Practical Travel Tips for a Perfect One Day Trip to Prague, Czech Republic

by Teri E. Popp, Tastemaker in Residence

Ahoj a vítejte!! From the title of this article, you would think a traveler could do the perfect trip to Prague in only one day.  Title aside, the actual perfect trip to Prague should be a minimum of 2 days—and more likely 3—in order to tour this impressive locale.  However, it is possible to “sample” this glorious city in one day if you meticulously plan a very full itinerary

Because of my husband’s work schedule, we only had 1 day and 2 nights to tour Prague.  Therefore, I focused on the things I wanted to make sure and visit.  Prague consists of 3 central parts: the Old Town; the New Town (not really new, but new by American standards); and the Lesser Town (think in terms of suburbs for the Middle Ages).  For a one day tour, I highly suggest only picking one of the 3 sectors and concentrating on that section.  For our trip, we chose the Lesser Town as it was our first trip to Prague and it contained 2 of the major sites I wished to see.

<insert photos from the Hradcany Prague Castle and St. Nicholas Church, Prague Dropbox file>

We arrived early in the evening of our first night stay to the City of Prague.  As we had very little time, I chose an apartment right off the Charles Bridge on Lazenska Street—the major pedestrian way between the Old and New Towns.  I cannot underscore the beauty of this bridge enough!  We walked the Charles Bridge the first evening before heading to dinner and found, while it offered incredible vistas of the city, the bridge itself was the biggest attraction.

Completed in the 1400’s and originally known as the Stone Bridge, this 33 foot wide, over 2,000 foot long walking path, has 30 large, magnificent, baroque statues and statuaries flanking it’s sides.  We were extremely fortunate in that it rained every time we crossed the bridge.  While that may not seem, to some, to be the perfect conditions for sightseeing this beautiful walkway, it offered the most spectacularly brooding photos; plus, the bridge emptied of its 1,000’s of tourists during the rain, offering the perfect photo opportunities!  Travel tips: If you would like to photograph the Charles Bridge without all the tourists, plan to get up extra early and hit the bridge before most of the crowds collect, or, alternatively, take advantage of a rainy day!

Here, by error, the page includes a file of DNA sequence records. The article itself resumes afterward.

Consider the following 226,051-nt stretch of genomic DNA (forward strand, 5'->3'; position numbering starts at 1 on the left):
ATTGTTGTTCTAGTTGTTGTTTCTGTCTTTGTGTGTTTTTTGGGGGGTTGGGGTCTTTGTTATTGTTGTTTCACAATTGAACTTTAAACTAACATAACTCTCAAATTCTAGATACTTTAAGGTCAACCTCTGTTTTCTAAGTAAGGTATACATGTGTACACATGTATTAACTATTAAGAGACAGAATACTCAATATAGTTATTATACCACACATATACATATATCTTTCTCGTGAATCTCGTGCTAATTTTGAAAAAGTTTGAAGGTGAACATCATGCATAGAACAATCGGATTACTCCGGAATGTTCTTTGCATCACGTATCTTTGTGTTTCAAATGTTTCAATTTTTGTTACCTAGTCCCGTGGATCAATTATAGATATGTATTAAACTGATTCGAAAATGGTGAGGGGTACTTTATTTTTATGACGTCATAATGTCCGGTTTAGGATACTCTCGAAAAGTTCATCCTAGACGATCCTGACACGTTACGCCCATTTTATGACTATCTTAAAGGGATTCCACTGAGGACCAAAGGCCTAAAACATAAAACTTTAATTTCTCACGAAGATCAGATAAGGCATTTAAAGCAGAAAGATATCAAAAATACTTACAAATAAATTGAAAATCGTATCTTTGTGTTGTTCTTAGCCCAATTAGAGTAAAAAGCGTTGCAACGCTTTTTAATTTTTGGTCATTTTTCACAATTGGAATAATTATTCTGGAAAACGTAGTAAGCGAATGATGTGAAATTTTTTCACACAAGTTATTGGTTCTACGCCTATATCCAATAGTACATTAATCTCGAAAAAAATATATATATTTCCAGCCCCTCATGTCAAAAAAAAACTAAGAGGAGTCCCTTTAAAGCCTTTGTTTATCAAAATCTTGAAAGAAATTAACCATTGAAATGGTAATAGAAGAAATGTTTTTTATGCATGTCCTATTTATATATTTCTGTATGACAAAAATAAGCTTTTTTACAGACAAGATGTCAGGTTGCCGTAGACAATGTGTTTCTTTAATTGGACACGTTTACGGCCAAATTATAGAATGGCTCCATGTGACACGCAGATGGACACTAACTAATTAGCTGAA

We got up early on our first full day in the city, enjoyed a hearty breakfast to prepare for a full day of walking and touring, and headed up the Malá Strana, known formally as the Lesser Town, toward St. Nicholas Church.  The Malá Strana, primarily baroque in architecture, hosts many of Prague’s foreign embassies and contains lots of cute little side passages, as well as cobblestone streets and shops.

Arriving at St. Nicholas in the early morning hours (around 8 a.m.), we enjoyed touring the church with relatively few other tourists.  There is currently no charge for this attraction; however, donations are appreciated.  Travel tip:  It should be noted that tour groups start to fill up this gorgeous, baroque-style church in the late morning hours, continuing into the afternoon.  If you are shooting lots of photos, plan to take approximately one hour to tour this facility.

From St. Nicholas, we walked up the hill to the Prague Castle.  It should be noted that the castle is more of a complex than an individual castle. The Hradcany Prague Castle complex dates back to the 9th Century and has housed various Bohemian kings, Holy Roman emperors, and now, the President of the Czech Republic.  It is heavily guarded and requires security screening and tickets to enter.  Tickets may be purchased at the door of the castle and consist of various tour options.  Tours are available with or without audio.